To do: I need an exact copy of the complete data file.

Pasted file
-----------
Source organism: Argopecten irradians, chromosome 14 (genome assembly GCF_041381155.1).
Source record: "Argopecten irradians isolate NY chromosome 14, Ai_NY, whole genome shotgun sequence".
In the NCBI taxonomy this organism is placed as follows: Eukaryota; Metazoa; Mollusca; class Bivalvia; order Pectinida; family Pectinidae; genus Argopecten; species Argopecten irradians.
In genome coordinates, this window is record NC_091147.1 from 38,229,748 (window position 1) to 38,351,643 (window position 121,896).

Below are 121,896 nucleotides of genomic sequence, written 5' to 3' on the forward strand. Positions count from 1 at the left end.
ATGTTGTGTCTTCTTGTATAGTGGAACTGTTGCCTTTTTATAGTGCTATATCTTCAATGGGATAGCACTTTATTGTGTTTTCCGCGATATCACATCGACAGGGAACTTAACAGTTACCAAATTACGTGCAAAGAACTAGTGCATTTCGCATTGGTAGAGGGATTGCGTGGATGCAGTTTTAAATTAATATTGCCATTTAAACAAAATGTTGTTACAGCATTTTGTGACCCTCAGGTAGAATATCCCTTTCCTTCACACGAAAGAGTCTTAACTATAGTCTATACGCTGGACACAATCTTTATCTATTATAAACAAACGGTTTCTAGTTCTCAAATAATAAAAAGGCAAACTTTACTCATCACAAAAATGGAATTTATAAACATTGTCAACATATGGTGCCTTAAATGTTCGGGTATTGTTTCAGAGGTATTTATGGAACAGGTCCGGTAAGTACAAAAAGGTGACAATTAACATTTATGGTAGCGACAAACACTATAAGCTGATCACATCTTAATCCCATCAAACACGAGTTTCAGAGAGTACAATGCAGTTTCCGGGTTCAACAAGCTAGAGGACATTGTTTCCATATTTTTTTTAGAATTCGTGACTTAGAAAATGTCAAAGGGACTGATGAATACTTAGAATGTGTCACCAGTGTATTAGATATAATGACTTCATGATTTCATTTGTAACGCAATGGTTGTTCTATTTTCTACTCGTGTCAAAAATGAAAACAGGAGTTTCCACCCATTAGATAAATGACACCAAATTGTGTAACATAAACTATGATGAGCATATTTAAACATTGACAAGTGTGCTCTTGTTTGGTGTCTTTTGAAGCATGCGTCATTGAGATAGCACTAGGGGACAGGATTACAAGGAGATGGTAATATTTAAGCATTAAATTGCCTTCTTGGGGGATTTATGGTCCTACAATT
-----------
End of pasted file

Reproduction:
Source organism: Argopecten irradians, chromosome 14 (genome assembly GCF_041381155.1).
Source record: "Argopecten irradians isolate NY chromosome 14, Ai_NY, whole genome shotgun sequence".
In the NCBI taxonomy this organism is placed as follows: Eukaryota; Metazoa; Mollusca; class Bivalvia; order Pectinida; family Pectinidae; genus Argopecten; species Argopecten irradians.
In genome coordinates, this window is record NC_091147.1 from 38,229,748 (window position 1) to 38,351,643 (window position 121,896).

Below are 121,896 nucleotides of genomic sequence, written 5' to 3' on the forward strand. Positions count from 1 at the left end.
ATGTTGTGTCTTCTTGTATAGTGGAACTGTTGCCTTTTTATAGTGCTATATCTTCAATGGGATAGCACTTTATTGTGTTTTCCGCGATATCACATCGACAGGGAACTTAACAGTTACCAAATTACGTGCAAAGAACTAGTGCATTTCGCATTGGTAGAGGGATTGCGTGGATGCAGTTTTAAATTAATATTGCCATTTAAACAAAATGTTGTTACAGCATTTTGTGACCCTCAGGTAGAATATCCCTTTCCTTCACACGAAAGAGTCTTAACTATAGTCTATACGCTGGACACAATCTTTATCTATTATAAACAAACGGTTTCTAGTTCTCAAATAATAAAAAGGCAAACTTTACTCATCACAAAAATGGAATTTATAAACATTGTCAACATATGGTGCCTTAAATGTTCGGGTATTGTTTCAGAGGTATTTATGGAACAGGTCCGGTAAGTACAAAAAGGTGACAATTAACATTTATGGTAGCGACAAACACTATAAGCTGATCACATCTTAATCCCATCAAACACGAGTTTCAGAGAGTACAATGCAGTTTCCGGGTTCAACAAGCTAGAGGACATTGTTTCCATATTTTTTTTAGAATTCGTGACTTAGAAAATGTCAAAGGGACTGATGAATACTTAGAATGTGTCACCAGTGTATTAGATATAATGACTTCATGATTTCATTTGTAACGCAATGGTTGTTCTATTTTCTACTCGTGTCAAAAATGAAAACAGGAGTTTCCACCCATTAGATAAATGACACCAAATTGTGTAACATAAACTATGATGAGCATATTTAAACATTGACAAGTGTGCTCTTGTTTGGTGTCTTTTGAAGCATGCGTCATTGAGATAGCACTAGGGGACAGGATTACAAGGAGATGGTAATATTTAAGCATTAAATTGCCTTCTTGGGGGATTTATGGTCCTACAATT